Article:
Every time a bank cuts 1- and 2-year posted rates, it raises the chances of customers paying bigger prepayment penalties for discharging a mortgage early.
Slow Rebound: The implications of lower immigration, a “record amount of supply set to hit the market,” lack of a falling stress test rate and high prices relative to incomes are this, says Capital Economics: “…Unlike following the Global financial crisis, neither home sales nor prices will fully recover for years.”
Speculation on HELOCs:HELOCs account for 17% of the Big 6 Banks’ mortgage portfolios. And now some are speculating that banks will pull back on HELOC lending. (Reuters Story) Banks say there’s been no “notable” increase in HELOC borrowing thus far, but certainly there’s been an increase. If you’re a HELOC borrower who wants to keep the credit taps flowing, the points to remember are this: Don’t let your credit score slide, and hope your home value doesn’t plunge (lenders monitor both, among other things). And never, ever miss your monthly HELOC payment, even accidentally.
Past the Tipping Point: After years of trying to convince consumers to bank online, “…Banks are finally seeing record shifts into digital banking,” notes Barclay’s analyst John Aiken. The head of the Canadian Bankers Association says, “When we’re trying to discourage people from going anywhere physically and doing as little as possible face to face…digital [banking] options are not only resilient, but they’re providing customers flexibility to do whatever they need to do from home.” Mortgage renewals, for example, are now routinely being handled online by most of Canada’s biggest lenders.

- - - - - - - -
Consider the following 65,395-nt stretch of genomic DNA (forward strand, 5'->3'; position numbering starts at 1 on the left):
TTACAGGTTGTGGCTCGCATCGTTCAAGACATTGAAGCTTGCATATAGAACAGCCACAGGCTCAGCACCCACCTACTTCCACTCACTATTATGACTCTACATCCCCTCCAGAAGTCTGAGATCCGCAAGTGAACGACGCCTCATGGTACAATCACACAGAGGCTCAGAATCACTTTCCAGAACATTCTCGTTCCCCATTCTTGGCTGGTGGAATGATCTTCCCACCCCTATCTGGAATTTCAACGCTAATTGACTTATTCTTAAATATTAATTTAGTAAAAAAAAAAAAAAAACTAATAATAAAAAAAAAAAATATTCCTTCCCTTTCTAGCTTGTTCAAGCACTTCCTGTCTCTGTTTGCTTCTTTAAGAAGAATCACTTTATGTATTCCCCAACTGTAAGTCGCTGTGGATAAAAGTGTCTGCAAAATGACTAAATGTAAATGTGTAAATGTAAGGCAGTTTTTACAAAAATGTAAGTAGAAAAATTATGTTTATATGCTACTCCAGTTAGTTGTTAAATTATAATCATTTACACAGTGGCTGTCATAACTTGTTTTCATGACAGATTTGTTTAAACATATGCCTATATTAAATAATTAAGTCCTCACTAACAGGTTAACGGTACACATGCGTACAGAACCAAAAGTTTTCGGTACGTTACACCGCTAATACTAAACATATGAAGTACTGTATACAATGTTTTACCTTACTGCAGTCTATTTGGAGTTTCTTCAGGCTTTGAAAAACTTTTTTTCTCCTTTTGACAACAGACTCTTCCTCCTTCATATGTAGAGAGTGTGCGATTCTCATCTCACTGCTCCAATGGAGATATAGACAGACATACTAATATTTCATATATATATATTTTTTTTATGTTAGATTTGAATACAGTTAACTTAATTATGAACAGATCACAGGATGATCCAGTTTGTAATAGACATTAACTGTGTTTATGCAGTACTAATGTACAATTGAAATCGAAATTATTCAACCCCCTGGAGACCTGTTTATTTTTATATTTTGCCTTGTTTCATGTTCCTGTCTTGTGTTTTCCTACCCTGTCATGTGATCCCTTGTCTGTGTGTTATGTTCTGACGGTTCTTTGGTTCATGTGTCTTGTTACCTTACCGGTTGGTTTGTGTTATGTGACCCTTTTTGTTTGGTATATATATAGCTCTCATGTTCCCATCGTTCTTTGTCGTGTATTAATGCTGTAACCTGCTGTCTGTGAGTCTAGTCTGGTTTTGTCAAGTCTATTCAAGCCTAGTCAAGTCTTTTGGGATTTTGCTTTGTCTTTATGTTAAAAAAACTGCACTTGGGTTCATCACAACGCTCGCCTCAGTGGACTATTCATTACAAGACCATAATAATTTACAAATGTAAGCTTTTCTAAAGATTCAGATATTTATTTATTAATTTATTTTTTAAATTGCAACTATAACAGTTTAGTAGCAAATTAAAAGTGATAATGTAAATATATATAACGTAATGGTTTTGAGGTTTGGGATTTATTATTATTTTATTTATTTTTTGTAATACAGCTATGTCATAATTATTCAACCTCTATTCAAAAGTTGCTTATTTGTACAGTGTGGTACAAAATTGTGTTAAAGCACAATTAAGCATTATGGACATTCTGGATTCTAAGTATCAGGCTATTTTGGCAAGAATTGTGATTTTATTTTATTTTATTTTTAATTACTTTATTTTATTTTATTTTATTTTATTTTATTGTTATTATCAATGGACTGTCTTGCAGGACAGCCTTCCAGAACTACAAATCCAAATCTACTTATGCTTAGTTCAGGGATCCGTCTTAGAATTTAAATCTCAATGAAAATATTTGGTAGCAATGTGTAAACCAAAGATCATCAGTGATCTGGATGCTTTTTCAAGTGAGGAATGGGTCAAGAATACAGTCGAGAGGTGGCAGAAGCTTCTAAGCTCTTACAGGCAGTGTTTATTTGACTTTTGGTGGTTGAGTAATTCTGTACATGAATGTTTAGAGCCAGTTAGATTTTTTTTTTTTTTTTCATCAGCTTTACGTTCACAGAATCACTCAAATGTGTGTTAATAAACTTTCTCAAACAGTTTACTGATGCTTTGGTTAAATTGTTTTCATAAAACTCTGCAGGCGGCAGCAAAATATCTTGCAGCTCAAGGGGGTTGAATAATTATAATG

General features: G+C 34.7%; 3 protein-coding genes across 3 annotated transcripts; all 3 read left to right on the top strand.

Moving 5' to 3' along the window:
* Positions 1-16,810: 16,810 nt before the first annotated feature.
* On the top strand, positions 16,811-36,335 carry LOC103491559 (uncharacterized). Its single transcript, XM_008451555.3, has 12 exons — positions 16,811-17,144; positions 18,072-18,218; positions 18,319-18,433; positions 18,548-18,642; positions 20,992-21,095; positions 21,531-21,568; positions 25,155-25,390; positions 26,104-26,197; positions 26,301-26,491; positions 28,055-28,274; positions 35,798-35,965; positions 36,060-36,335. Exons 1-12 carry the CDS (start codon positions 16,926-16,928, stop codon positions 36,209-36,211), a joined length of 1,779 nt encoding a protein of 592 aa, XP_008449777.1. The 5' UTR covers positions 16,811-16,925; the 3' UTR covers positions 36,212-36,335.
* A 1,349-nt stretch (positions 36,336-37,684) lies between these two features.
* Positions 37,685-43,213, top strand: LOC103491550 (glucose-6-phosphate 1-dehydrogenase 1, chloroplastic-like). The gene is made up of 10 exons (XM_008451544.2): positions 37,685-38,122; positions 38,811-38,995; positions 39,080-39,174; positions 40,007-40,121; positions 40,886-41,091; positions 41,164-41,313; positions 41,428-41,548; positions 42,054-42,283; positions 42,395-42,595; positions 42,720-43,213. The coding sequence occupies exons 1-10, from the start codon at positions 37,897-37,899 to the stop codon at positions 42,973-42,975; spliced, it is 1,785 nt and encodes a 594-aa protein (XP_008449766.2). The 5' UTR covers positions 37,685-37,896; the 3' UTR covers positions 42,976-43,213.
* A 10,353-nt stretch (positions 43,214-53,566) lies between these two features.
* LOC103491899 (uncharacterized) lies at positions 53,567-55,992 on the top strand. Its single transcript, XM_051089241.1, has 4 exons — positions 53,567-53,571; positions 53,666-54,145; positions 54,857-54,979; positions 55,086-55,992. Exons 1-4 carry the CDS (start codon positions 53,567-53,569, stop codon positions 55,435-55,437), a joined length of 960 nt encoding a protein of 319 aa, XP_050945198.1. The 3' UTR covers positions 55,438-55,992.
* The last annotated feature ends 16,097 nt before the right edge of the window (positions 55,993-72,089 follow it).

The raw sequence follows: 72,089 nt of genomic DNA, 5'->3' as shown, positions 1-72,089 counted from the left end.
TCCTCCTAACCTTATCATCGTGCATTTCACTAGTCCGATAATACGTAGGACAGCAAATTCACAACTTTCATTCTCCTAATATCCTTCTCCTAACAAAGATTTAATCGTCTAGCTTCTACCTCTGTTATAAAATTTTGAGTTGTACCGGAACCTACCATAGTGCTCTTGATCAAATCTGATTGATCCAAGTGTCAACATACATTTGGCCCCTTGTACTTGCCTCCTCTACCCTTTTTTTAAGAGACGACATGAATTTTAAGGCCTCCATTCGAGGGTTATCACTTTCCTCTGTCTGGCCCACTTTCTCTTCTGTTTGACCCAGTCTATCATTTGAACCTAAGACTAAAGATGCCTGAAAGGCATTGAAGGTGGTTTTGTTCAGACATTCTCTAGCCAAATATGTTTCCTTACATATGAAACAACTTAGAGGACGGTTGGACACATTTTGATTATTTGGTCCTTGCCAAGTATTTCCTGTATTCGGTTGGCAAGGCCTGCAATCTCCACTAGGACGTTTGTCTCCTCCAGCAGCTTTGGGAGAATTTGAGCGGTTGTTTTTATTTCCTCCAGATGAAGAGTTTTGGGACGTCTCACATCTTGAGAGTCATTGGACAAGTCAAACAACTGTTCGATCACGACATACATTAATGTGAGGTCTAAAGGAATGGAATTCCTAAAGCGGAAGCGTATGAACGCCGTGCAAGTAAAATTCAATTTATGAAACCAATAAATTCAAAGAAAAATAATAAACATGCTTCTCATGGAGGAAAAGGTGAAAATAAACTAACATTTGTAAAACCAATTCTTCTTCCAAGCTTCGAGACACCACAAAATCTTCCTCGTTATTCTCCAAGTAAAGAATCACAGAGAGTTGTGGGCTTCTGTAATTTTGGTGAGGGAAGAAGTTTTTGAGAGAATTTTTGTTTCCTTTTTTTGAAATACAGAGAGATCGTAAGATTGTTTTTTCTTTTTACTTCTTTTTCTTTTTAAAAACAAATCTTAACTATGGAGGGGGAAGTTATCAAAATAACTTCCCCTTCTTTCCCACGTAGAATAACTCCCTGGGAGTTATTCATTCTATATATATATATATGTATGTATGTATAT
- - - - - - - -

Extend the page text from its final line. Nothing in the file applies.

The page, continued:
Regulatory Pause in Order: Due to “the policy costs, such as lost access to credit by borrowers and lost residential investment growth,” C.D. Howe recommends no more mortgage tightening in the near term. The recommendation, part of a report to be released tomorrow, is based on four financial stability indicators that can “anticipate future crises:” the house price-to-rent ratio, the price-to-income ratio, the debt-servicing ratio and the household credit-to-GDP ratio.